*“Repress Yourself,” Lauren Slater, The New York Times Magazine, Feb. 23, 2003.


16 comments :

  1. I'm one of those rejected by Natural Mother adoptees. If you are rejected on either side of the adoption forum, what could I say that you don't already know. Some people really see a baby, even their own, and even a grown one as something that is a huge threat to their own, happily constructed, self-centered world. You won't find one of these hard-hearted characters on this website, because such couldn't care less to educate themselves. Thus, they don't grow, and aren't able to handle a reunion past the point it isn't validating for them. Sometimes rejections come as face-saving attempts to make it look like the other person has done something wrong (Called after 8pm, or twice in one week), whatever excuse in the world...expect this approach from an emotionally immature person who may totally manipulate things but remain somehow both blameless and the victim because society gives victims a free pass and attention. This type of manipulation may sound familiar to both sides of the adoption rejection forum. BtW I found another website on why birthmothers reject that was helpful to me when I was really having a hard time at: www.rejection-network.co.uk. Its a bit off subject, but my own salve for rejection has been to have DNA testing done which links me to my ethnicity and a history of past relatives who although they are gone from the earth I'm sure would have welcomed me, and secondly, in confronting the rage or meanness of my Natural Mom's response...Instead of embodying that there is something deeply wrong with me, I instead consider myself a "do over" of her because I was in fact born with the capacity for understanding and compassion, and I learned in a round-about way that I did and do want a type of family connection that I can't get from her. I took my power back from the mess adoption made of things by selecting a new last name for myself and having my name legally changed because I am now the first generation of my own new family.

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  2. When adoptive parents find the child's first mother and the woman doesn't want contact. Thats it, the end. Hopefully, no one would have been silly enough to tell the child this was being attempted, so they don't have to feel like sh-- the rest of their lives. It is no one's job to show the Birthmom not to be that way. If she ever changes it will be from within -and nothing would keep her away from contact if she wanted it.

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  3. Are you sure contact is what she was referring to?

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  4. "Thats it, the end."

    Physically, yes. Emotionally?

    Not necessarily.

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  5. Tragically, birthmothers who refuse contact often don't realize how that affects their surrendered child. I know because I was there. My daughter tried to contact me through a relative who gave me vague information about someone trying to contact me. I was not absolutely sure this was my daughter and I brushed it off. It was not until years later when my daughter and I did connect and I began reading memoirs by adoptees that I came to some understanding of why adoptees search.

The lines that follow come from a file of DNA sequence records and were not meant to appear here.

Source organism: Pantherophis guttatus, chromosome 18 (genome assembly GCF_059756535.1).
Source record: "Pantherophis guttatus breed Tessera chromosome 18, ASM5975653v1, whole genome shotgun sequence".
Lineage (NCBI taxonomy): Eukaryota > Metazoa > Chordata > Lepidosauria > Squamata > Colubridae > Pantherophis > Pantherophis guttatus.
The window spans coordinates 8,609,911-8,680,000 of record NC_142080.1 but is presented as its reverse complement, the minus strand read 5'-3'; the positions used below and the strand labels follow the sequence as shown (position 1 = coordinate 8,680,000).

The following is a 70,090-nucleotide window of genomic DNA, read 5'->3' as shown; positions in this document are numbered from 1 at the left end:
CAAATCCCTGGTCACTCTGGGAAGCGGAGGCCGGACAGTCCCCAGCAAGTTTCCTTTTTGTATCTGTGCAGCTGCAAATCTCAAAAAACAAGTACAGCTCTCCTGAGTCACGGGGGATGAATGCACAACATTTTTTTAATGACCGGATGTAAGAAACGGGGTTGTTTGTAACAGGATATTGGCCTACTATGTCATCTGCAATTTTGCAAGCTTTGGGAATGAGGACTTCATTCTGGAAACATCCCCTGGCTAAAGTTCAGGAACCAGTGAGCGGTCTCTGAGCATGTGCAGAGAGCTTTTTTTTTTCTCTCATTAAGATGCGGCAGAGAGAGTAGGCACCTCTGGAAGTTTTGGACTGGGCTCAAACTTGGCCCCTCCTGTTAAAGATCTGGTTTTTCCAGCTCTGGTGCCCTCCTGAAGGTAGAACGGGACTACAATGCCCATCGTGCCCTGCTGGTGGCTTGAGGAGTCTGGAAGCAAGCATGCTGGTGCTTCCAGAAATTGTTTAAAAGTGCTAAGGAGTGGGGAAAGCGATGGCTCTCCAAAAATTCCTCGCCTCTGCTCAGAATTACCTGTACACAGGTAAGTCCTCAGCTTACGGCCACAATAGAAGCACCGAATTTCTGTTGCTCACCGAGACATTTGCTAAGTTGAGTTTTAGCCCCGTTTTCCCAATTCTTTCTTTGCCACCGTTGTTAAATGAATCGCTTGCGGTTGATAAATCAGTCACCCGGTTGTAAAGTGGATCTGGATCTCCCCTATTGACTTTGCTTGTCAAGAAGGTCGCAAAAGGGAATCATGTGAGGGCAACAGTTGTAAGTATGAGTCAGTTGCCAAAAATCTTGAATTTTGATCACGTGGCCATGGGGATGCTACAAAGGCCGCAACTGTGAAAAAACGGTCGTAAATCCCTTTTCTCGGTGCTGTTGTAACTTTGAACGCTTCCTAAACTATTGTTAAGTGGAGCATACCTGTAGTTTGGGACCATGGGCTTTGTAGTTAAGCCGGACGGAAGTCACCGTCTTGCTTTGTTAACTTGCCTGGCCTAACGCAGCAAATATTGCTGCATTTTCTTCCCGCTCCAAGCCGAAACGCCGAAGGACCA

I commend adoptees for talking openly about the hurt of rejection. Until birthmothers hear this, many will continue to believe that the pain is theirs alone and the best way to deal with it is to repress it.

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  6. I can't get over how completely frickin' cute Jane was.

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  7. I know it happens, yet it is unfathomable to me that a mother would reject the child she gave up, without even a conversation or a meeting.

    There are those who would say "I gave him/her life and that's all I owe." IMHO, the mother (and fathers too) are compelled to provide the information (explanation, family history, medical info, etc.) to the grown child they created. No excuses. Even if they you don't want an ongoing relationship. I am saddened when an adoptee doesn't want to meet or include their b-parents in their life. But I feel that they have a right to that option while b-parents do not.

    I am a mother who longed to meet her son. Thirteen years into our reunion, we are estranged. So maybe I'm not the best example. That was due to what happened after we met, not my rejection of him. Regardless of my wants, I would never ever have denied him the opportunity to learn the circumstances of his birth and his family history.

    I hate that women who kept the secret and refuse to come out are used by the adoption industry to keep records closed.

    Arggggh, this topic makes me crazy...

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  8. And the surreal thing is that this "ghost" constituency of closeted mothers generates more concern and consideration among the NCFAers and their dupes than the myriad real out-there honest-to-goodness mothers who've relinquished and who would welcome openness, for their children, their families and themselves.

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  9. Denise, I understand your feelings but disagree whole heartedly. Reunion is in fact a two way street. Neither party has the right to decide for the other. But to say mothers do not have that right, I have to say, excuse me?

    I know a lot about dealing with a mentally ill, or emotionally unstable persons, namely my daughter. I love her, but I don't have to reject or pull back. Every time she gets close to me, she not only pulls away, but spends hours doing all kinds of things. Things that, if we lived in the same town would or could land her in jail. Things like calling my family or telling people all kinds of weird stuff that is, and I have told her this publically, BS. There are so many things, it scares me that one day, if she doesn't get help, she will want to actually live close together.

    The way things are now, I can be there, without having to worry about her showing up at my house at 2 a.m. and trashing my car or house when she is mad at me for whatever imagined wrong I have done. She has done this to two of her ex-husbands, up to and including claiming that one was a cross-dresser with syphillis and the other had Herpes. None of which is true.